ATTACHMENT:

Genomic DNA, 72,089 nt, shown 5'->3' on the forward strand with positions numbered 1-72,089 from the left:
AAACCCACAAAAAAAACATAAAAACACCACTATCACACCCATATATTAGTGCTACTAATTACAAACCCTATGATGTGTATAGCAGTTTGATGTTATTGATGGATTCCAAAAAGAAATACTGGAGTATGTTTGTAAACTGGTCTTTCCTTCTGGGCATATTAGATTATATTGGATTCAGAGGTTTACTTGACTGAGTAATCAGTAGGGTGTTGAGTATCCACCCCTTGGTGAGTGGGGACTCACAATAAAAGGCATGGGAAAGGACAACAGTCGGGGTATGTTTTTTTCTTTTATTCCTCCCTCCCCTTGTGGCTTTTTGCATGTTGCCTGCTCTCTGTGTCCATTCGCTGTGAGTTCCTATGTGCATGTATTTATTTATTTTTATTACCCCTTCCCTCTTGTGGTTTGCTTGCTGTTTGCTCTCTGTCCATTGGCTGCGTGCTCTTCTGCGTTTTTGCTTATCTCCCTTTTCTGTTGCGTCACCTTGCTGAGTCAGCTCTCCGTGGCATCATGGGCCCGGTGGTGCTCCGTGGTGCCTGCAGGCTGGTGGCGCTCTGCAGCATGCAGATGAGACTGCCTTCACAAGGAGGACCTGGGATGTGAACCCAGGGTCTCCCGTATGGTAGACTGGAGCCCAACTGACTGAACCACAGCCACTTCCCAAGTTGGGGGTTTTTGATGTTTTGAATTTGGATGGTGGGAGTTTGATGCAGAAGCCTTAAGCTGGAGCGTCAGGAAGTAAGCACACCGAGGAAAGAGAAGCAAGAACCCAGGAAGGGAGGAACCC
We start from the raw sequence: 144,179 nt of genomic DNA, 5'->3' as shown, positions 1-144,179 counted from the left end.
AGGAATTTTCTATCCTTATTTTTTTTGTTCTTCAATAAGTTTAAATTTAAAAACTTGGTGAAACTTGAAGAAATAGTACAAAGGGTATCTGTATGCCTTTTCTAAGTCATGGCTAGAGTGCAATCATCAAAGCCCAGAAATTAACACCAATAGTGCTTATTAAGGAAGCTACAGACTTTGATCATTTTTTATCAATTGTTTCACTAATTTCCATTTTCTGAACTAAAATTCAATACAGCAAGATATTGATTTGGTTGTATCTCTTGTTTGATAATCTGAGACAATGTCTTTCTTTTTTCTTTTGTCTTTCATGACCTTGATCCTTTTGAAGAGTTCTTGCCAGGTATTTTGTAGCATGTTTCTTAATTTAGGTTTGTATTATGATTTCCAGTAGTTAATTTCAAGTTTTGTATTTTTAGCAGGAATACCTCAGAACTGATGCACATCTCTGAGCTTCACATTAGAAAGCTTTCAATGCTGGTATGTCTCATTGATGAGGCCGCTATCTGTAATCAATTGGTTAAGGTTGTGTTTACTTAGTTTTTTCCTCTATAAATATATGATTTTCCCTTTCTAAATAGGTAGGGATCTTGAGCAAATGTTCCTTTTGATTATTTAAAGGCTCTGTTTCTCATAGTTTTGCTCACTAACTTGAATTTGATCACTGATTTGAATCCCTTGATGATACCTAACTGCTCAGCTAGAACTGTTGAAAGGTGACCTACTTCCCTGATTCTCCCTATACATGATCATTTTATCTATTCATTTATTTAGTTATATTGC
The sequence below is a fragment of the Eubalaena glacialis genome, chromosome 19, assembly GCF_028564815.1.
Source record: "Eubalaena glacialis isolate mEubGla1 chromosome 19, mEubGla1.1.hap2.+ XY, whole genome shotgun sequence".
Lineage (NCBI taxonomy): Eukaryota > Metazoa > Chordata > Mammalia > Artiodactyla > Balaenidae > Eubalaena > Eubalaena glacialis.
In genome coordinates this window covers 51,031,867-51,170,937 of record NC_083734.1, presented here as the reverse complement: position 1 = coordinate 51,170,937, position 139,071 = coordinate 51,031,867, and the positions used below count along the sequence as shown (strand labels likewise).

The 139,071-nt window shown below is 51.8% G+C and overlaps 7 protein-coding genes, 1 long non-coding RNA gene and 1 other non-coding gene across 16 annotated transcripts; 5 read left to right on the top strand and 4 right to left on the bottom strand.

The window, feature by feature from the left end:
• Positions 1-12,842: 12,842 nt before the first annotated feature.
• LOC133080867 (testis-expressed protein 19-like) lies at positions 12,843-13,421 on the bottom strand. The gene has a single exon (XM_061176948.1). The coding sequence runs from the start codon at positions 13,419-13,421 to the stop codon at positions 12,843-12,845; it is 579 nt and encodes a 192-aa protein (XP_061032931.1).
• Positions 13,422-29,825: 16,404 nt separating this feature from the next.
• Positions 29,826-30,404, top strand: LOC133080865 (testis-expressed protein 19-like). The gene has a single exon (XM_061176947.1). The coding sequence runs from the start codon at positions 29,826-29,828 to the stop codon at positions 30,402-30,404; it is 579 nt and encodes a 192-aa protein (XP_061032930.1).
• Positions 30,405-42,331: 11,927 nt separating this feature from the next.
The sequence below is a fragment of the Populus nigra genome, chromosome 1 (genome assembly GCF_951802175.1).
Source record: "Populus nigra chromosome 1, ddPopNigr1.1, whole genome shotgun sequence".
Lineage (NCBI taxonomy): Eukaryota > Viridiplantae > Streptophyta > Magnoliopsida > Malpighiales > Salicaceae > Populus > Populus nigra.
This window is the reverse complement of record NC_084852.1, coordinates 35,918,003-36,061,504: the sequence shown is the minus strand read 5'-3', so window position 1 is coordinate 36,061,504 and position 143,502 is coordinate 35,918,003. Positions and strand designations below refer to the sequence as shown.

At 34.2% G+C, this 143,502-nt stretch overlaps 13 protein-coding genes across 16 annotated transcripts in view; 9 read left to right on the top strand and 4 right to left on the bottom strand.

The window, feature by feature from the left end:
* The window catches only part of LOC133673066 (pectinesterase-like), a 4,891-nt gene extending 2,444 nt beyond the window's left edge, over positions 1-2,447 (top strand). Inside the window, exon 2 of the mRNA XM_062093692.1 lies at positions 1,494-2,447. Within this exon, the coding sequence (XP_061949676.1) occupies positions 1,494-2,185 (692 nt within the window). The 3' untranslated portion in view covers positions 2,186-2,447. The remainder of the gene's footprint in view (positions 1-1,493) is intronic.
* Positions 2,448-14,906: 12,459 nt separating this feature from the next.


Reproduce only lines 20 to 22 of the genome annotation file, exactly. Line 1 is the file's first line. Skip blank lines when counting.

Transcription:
At 34.2% G+C, this 143,502-nt stretch overlaps 13 protein-coding genes across 16 annotated transcripts in view; 9 read left to right on the top strand and 4 right to left on the bottom strand.

The window, feature by feature from the left end:
* The window catches only part of LOC133673066 (pectinesterase-like), a 4,891-nt gene extending 2,444 nt beyond the window's left edge, over positions 1-2,447 (top strand). Inside the window, exon 2 of the mRNA XM_062093692.1 lies at positions 1,494-2,447. Within this exon, the coding sequence (XP_061949676.1) occupies positions 1,494-2,185 (692 nt within the window). The 3' untranslated portion in view covers positions 2,186-2,447. The remainder of the gene's footprint in view (positions 1-1,493) is intronic.